Thor Odinson, as seen in Thor: Ragnarok. The success of the Marvel Cinematic Universe has allowed the Norse God of Thunder to become one of the most beloved superheroes of all time

However, was it necessary for Marvel to “waste” the mythological Ragnarok like this? Indeed, the sheer scale that Ragnarok entails would have enabled Marvel to present an unparalleled cinematic sensation. Unfortunately, the mythology had to be bent and twisted beyond any recognition in order to accommodate Taika Waititi’s vision. The apocalyptic and warlike atmosphere of the mythological Ragnarok would have been completely incompatible with the comedic and light-hearted style of this film. It is by no exaggeration when I claim that the director’s style and the subject matter being compatible was the key to this film’s success.

If you are not convinced, let me give you a counter-example. King Arthur: Legend of the Sword, directed by Guy Ritchie, is another mythological-adaptation-blockbuster that came out this year. This film was definitely much more faithful to Arthurian Legends than Thor: Ragnarok was to Norse mythology. Set in medieval England, King Arthur treated us to the world of Arthur Pendragon and Excalibur, knights and witches, medieval castles and ancient forests – you get the point. Despite the undeniable charm and astonishing aesthetics that the film offered, King Arthur was still lambasted by film critics.

The most common complaint was that the director Guy Ritchie’s style was simply not aligned with the magical and epic nature of Arthurian legends. Guy Ritchie, if you are not familiar with him, is best known for British crime films such as Snatch (2000) or Sherlock Holmes (2011). His style is optimized to depict British gangsters storming the back alleys of London, not to follow the epic journey of a prophesied hero. There were definitely some alterations in the legends here and there to match Guy Ritchie’s storytelling and filmmaking style, but not enough for the critics to be convinced by a street gangster Arthur Pendragon running around in Londinium.

Poster for the film King Arthur: Legend of the Sword. Despite the charm and entertainment that this film offered, critics were not impressed by Guy Ritchie’s interpretation of Arthurian legends.

Personally, I found King Arthur incredibly enjoyable. But I had to agree with film critics that Guy Ritchie just was not the right guy for the job. The failure of King Arthur lies in its inherently flawed premise, and perhaps more importantly the lack of extreme reinterpretation – which Taika Waititi exploited to create Thor: Ragnarok – to compensate for it.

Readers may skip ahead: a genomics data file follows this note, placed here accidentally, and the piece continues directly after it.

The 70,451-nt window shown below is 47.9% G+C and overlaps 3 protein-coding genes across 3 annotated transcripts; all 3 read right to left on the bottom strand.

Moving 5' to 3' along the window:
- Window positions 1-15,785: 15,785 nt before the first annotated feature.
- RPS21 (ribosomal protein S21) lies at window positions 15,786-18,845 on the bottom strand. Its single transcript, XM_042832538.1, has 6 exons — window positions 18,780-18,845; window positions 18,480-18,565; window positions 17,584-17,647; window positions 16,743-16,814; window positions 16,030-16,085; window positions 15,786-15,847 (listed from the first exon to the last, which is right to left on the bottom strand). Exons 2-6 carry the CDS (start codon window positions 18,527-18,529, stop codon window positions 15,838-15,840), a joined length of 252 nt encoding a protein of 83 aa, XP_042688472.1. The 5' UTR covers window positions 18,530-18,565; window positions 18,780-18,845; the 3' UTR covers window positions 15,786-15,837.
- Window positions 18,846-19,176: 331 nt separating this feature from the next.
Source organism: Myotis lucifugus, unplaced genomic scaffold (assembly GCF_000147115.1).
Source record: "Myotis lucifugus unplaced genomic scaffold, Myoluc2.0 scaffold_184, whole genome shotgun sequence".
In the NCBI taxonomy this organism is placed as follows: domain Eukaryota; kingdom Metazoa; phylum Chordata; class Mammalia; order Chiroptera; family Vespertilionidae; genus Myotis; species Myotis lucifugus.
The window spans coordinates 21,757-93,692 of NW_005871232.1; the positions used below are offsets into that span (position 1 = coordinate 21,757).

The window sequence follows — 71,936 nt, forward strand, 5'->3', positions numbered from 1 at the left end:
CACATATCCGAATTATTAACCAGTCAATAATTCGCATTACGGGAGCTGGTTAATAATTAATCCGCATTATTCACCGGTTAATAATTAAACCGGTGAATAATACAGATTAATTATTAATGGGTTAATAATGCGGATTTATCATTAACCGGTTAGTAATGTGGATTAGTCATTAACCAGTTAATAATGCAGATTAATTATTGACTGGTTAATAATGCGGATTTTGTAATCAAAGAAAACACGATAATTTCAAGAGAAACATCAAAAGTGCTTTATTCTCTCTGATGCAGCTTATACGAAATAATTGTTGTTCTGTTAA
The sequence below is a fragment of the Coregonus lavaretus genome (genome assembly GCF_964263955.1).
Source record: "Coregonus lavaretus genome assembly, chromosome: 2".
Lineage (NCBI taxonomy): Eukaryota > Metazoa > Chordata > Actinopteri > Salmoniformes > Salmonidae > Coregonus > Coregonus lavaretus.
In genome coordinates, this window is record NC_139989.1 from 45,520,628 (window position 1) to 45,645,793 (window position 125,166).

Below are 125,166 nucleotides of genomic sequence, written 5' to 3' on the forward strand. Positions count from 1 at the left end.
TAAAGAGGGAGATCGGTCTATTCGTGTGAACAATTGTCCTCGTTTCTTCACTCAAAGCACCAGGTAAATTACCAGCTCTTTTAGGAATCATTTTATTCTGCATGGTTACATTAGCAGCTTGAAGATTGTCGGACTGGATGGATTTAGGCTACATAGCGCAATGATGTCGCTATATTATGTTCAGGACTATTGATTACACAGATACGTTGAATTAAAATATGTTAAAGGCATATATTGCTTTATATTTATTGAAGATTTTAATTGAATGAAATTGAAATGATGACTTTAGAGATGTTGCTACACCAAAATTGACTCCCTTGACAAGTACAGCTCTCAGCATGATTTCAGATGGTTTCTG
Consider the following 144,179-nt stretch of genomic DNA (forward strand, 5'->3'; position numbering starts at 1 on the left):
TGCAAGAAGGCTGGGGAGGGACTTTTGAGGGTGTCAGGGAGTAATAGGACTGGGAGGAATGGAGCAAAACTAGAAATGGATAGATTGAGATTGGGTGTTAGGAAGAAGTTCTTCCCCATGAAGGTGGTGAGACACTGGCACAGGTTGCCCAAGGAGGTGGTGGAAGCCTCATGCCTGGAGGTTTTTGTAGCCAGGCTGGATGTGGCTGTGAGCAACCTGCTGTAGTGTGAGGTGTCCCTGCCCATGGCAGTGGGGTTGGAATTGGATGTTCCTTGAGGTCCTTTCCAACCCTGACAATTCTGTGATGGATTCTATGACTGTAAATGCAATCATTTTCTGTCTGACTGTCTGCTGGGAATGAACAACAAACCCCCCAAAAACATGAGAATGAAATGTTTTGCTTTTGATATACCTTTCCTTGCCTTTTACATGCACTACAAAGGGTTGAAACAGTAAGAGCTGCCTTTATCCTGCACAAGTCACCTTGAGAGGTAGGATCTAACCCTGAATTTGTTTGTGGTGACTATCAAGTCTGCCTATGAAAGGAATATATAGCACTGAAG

Now imagine Taika Waititi, best known for his character-centric comedies such as Hunt for the Wilderpeople (2016) or What We Do in the Shadows (2011), attempting to film an epic struggle that will bring the end of time. You could bring up the fact that Taika Waititi also directed Moana (2016) to prove that he has the capability to do mythological epics. Perhaps, but the bulk of Moana was about the growth of Moana as a character, and less about the epic aspect of the journey.

If you are still wondering if Thor: Ragnarok could have done the mythological Ragnarok some justice instead of regretfully down-scaling it, fret not. As fellow Marvel fans are already aware, this was a necessary sacrifice in order to set up for Avengers: Infinity War (2018).

The highly anticipated third installation of Avengers saga will feature the entirety of the Marvel Cinematic Universe in an epic battle against Thanos the Titan. Thus far, over 30 major characters have been confirmed to be part of Infinity War, and Marvel has promised that even more iconic characters from the comics will be introduced in this film. As a matter of fact, all of the Marvel Cinematic Universe has thus far been created for the purpose of setting up for Infinity War.

Ironically, it is expected that Infinity War will be much more resemblant to the mythological Ragnarok than the rather humble interpretation we saw in Thor: Ragnarok.

Overall, Thor: Ragnarok is deviant from both its prequels and its mythological source material. Despite this, it is still a very solid piece of entertainment, and a fine example of character development. Ultimately, Thor evolved in the same way his colleagues did in their respective stories. Tony Stark pulled out the Arc reactor from his chest in Iron Man 3, and Steve Rogers dropped his shield in Captain America: Civil War, and Thor Odinson lost his Mjolnir in Thor: Ragnarok. But they are all still the heroes we know and love, and so much more.